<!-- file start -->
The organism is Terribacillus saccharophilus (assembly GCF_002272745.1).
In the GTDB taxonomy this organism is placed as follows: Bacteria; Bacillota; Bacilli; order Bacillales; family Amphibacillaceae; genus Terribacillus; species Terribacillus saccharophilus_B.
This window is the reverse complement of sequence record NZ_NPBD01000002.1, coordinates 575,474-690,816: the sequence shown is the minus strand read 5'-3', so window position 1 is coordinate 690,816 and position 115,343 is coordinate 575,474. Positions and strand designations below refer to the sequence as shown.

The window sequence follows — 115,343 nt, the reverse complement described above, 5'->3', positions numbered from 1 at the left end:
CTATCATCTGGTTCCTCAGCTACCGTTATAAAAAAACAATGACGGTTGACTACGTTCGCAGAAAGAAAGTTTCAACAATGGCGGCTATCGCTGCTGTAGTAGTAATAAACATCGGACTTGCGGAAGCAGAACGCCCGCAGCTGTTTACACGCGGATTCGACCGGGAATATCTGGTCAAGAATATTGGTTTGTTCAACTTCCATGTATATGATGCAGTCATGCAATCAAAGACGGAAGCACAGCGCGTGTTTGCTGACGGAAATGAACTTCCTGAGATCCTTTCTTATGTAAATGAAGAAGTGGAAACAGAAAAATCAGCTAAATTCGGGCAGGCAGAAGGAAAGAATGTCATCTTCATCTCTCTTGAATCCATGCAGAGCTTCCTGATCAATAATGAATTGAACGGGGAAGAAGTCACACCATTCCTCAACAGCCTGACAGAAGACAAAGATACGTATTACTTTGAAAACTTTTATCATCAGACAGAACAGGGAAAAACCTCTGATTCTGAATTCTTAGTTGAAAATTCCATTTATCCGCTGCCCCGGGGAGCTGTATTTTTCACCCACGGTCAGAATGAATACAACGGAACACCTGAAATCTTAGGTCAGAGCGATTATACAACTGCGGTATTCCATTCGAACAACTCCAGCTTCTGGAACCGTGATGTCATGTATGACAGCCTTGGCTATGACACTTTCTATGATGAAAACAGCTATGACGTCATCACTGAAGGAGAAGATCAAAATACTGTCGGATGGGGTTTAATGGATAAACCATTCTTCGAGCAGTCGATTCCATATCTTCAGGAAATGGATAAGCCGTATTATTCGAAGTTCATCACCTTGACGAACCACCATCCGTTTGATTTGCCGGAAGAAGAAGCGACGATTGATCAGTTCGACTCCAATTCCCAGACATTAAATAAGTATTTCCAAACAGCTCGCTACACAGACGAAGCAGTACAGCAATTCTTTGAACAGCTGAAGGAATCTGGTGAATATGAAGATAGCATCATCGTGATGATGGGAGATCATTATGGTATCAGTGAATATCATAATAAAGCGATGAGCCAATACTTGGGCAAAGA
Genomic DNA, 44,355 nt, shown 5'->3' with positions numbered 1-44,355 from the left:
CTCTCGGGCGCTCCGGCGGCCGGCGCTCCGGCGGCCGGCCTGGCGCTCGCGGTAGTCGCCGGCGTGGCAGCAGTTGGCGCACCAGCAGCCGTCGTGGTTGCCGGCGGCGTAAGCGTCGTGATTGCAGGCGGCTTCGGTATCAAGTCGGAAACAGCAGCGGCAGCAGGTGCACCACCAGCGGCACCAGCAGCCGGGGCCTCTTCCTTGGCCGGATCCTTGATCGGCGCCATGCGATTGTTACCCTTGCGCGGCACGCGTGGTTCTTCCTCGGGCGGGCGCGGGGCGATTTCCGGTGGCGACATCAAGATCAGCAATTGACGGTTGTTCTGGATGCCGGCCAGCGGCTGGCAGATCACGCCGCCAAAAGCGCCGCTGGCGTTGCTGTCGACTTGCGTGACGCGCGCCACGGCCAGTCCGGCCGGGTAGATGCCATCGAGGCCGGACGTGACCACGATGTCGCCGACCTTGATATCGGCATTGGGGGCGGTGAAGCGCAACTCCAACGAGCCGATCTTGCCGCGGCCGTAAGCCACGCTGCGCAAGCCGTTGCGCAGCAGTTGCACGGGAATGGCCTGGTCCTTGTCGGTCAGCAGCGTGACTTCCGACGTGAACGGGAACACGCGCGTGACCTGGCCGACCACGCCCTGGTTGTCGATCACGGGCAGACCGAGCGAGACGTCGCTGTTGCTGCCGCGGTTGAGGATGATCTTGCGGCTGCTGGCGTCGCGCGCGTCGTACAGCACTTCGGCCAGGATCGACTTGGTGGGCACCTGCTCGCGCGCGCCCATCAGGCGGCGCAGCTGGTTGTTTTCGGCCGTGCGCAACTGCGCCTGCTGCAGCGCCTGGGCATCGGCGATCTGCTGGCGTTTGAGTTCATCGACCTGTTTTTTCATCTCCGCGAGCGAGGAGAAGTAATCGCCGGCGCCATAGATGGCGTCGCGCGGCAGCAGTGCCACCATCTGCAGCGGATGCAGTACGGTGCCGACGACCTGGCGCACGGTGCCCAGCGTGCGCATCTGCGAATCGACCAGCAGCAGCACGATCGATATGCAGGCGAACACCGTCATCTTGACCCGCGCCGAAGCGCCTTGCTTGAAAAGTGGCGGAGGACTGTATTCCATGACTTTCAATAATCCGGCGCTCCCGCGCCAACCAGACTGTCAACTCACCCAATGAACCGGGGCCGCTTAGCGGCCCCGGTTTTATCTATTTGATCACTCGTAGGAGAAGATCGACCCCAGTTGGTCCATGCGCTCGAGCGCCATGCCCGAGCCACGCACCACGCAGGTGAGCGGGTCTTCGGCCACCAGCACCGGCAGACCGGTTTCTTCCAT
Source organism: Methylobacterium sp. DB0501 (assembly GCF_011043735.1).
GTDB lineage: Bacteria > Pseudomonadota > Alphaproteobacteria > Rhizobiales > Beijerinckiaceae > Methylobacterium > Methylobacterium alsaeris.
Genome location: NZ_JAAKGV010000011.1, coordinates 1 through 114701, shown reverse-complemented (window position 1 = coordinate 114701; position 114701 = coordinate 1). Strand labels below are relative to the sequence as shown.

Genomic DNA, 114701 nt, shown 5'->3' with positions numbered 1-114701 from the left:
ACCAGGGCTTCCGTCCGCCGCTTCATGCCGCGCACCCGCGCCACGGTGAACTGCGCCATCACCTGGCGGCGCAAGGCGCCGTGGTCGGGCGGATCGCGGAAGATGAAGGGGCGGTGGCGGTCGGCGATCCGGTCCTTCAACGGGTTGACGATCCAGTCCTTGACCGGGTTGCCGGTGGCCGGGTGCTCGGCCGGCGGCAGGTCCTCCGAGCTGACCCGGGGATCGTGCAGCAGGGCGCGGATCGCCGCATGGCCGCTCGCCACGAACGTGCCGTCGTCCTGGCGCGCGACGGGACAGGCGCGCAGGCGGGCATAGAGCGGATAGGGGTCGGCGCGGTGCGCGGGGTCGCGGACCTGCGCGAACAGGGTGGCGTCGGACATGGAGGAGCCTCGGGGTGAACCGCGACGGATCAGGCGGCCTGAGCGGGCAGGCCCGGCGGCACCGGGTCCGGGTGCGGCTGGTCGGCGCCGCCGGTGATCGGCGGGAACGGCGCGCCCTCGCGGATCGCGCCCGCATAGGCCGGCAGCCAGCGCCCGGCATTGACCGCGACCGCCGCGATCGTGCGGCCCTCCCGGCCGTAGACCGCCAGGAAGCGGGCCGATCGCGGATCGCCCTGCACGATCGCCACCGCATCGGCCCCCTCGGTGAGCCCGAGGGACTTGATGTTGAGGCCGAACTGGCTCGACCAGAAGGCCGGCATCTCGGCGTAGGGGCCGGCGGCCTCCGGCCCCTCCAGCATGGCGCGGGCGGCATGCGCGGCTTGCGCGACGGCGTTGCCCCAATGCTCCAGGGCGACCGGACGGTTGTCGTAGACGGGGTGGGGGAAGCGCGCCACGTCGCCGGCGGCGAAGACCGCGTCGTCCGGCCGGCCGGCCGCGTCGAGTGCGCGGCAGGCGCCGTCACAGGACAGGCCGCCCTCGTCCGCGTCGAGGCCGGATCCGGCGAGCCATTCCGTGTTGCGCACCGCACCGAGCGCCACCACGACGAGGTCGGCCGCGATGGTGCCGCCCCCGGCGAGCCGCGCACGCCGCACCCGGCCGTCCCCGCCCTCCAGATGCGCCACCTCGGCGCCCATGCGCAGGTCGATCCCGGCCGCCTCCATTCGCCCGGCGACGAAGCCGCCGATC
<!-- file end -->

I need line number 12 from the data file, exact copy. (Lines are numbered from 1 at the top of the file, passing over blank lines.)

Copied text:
ACCAGGGCTTCCGTCCGCCGCTTCATGCCGCGCACCCGCGCCACGGTGAACTGCGCCATCACCTGGCGGCGCAAGGCGCCGTGGTCGGGCGGATCGCGGAAGATGAAGGGGCGGTGGCGGTCGGCGATCCGGTCCTTCAACGGGTTGACGATCCAGTCCTTGACCGGGTTGCCGGTGGCCGGGTGCTCGGCCGGCGGCAGGTCCTCCGAGCTGACCCGGGGATCGTGCAGCAGGGCGCGGATCGCCGCATGGCCGCTCGCCACGAACGTGCCGTCGTCCTGGCGCGCGACGGGACAGGCGCGCAGGCGGGCATAGAGCGGATAGGGGTCGGCGCGGTGCGCGGGGTCGCGGACCTGCGCGAACAGGGTGGCGTCGGACATGGAGGAGCCTCGGGGTGAACCGCGACGGATCAGGCGGCCTGAGCGGGCAGGCCCGGCGGCACCGGGTCCGGGTGCGGCTGGTCGGCGCCGCCGGTGATCGGCGGGAACGGCGCGCCCTCGCGGATCGCGCCCGCATAGGCCGGCAGCCAGCGCCCGGCATTGACCGCGACCGCCGCGATCGTGCGGCCCTCCCGGCCGTAGACCGCCAGGAAGCGGGCCGATCGCGGATCGCCCTGCACGATCGCCACCGCATCGGCCCCCTCGGTGAGCCCGAGGGACTTGATGTTGAGGCCGAACTGGCTCGACCAGAAGGCCGGCATCTCGGCGTAGGGGCCGGCGGCCTCCGGCCCCTCCAGCATGGCGCGGGCGGCATGCGCGGCTTGCGCGACGGCGTTGCCCCAATGCTCCAGGGCGACCGGACGGTTGTCGTAGACGGGGTGGGGGAAGCGCGCCACGTCGCCGGCGGCGAAGACCGCGTCGTCCGGCCGGCCGGCCGCGTCGAGTGCGCGGCAGGCGCCGTCACAGGACAGGCCGCCCTCGTCCGCGTCGAGGCCGGATCCGGCGAGCCATTCCGTGTTGCGCACCGCACCGAGCGCCACCACGACGAGGTCGGCCGCGATGGTGCCGCCCCCGGCGAGCCGCGCACGCCGCACCCGGCCGTCCCCGCCCTCCAGATGCGCCACCTCGGCGCCCATGCGCAGGTCGATCCCGGCCGCCTCCATTCGCCCGGCGACGAAGCCGCCGATC